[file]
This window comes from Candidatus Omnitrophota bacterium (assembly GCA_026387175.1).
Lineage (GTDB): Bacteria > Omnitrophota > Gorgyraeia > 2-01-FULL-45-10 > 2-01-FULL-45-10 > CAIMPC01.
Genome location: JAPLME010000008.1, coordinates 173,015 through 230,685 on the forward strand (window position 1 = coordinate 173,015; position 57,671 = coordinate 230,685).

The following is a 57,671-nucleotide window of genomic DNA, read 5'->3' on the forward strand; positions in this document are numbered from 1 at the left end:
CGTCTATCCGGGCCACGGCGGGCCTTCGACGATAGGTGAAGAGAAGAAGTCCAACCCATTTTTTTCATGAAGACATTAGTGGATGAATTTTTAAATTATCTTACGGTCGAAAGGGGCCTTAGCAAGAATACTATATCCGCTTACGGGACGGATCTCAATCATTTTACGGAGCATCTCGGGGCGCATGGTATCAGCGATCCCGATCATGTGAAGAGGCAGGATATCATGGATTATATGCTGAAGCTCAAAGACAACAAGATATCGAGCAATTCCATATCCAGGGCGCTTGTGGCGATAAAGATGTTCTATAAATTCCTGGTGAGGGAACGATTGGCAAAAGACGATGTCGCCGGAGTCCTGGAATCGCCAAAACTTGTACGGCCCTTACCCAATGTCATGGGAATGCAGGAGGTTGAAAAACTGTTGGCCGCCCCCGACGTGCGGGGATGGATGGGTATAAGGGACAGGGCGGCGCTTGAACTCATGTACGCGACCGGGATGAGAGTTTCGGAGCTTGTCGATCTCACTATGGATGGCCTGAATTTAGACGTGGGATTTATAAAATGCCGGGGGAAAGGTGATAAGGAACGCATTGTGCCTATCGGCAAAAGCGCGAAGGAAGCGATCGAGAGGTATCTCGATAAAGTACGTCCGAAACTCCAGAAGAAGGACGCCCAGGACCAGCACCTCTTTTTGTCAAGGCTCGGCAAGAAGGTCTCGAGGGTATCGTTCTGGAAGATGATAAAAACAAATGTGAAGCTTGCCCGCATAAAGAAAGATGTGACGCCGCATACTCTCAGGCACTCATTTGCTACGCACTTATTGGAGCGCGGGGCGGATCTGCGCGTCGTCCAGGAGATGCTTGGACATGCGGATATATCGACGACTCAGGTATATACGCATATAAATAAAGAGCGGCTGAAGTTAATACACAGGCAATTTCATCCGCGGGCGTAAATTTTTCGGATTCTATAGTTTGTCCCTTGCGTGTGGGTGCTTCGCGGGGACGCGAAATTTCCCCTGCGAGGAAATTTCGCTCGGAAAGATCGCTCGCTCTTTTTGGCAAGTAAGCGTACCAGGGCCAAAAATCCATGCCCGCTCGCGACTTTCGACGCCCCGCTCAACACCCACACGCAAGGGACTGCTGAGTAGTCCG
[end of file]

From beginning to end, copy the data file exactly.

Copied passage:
This window comes from Candidatus Omnitrophota bacterium (assembly GCA_026387175.1).
Lineage (GTDB): Bacteria > Omnitrophota > Gorgyraeia > 2-01-FULL-45-10 > 2-01-FULL-45-10 > CAIMPC01.
Genome location: JAPLME010000008.1, coordinates 173,015 through 230,685 on the forward strand (window position 1 = coordinate 173,015; position 57,671 = coordinate 230,685).

The following is a 57,671-nucleotide window of genomic DNA, read 5'->3' on the forward strand; positions in this document are numbered from 1 at the left end:
CGTCTATCCGGGCCACGGCGGGCCTTCGACGATAGGTGAAGAGAAGAAGTCCAACCCATTTTTTTCATGAAGACATTAGTGGATGAATTTTTAAATTATCTTACGGTCGAAAGGGGCCTTAGCAAGAATACTATATCCGCTTACGGGACGGATCTCAATCATTTTACGGAGCATCTCGGGGCGCATGGTATCAGCGATCCCGATCATGTGAAGAGGCAGGATATCATGGATTATATGCTGAAGCTCAAAGACAACAAGATATCGAGCAATTCCATATCCAGGGCGCTTGTGGCGATAAAGATGTTCTATAAATTCCTGGTGAGGGAACGATTGGCAAAAGACGATGTCGCCGGAGTCCTGGAATCGCCAAAACTTGTACGGCCCTTACCCAATGTCATGGGAATGCAGGAGGTTGAAAAACTGTTGGCCGCCCCCGACGTGCGGGGATGGATGGGTATAAGGGACAGGGCGGCGCTTGAACTCATGTACGCGACCGGGATGAGAGTTTCGGAGCTTGTCGATCTCACTATGGATGGCCTGAATTTAGACGTGGGATTTATAAAATGCCGGGGGAAAGGTGATAAGGAACGCATTGTGCCTATCGGCAAAAGCGCGAAGGAAGCGATCGAGAGGTATCTCGATAAAGTACGTCCGAAACTCCAGAAGAAGGACGCCCAGGACCAGCACCTCTTTTTGTCAAGGCTCGGCAAGAAGGTCTCGAGGGTATCGTTCTGGAAGATGATAAAAACAAATGTGAAGCTTGCCCGCATAAAGAAAGATGTGACGCCGCATACTCTCAGGCACTCATTTGCTACGCACTTATTGGAGCGCGGGGCGGATCTGCGCGTCGTCCAGGAGATGCTTGGACATGCGGATATATCGACGACTCAGGTATATACGCATATAAATAAAGAGCGGCTGAAGTTAATACACAGGCAATTTCATCCGCGGGCGTAAATTTTTCGGATTCTATAGTTTGTCCCTTGCGTGTGGGTGCTTCGCGGGGACGCGAAATTTCCCCTGCGAGGAAATTTCGCTCGGAAAGATCGCTCGCTCTTTTTGGCAAGTAAGCGTACCAGGGCCAAAAATCCATGCCCGCTCGCGACTTTCGACGCCCCGCTCAACACCCACACGCAAGGGACTGCTGAGTAGTCCG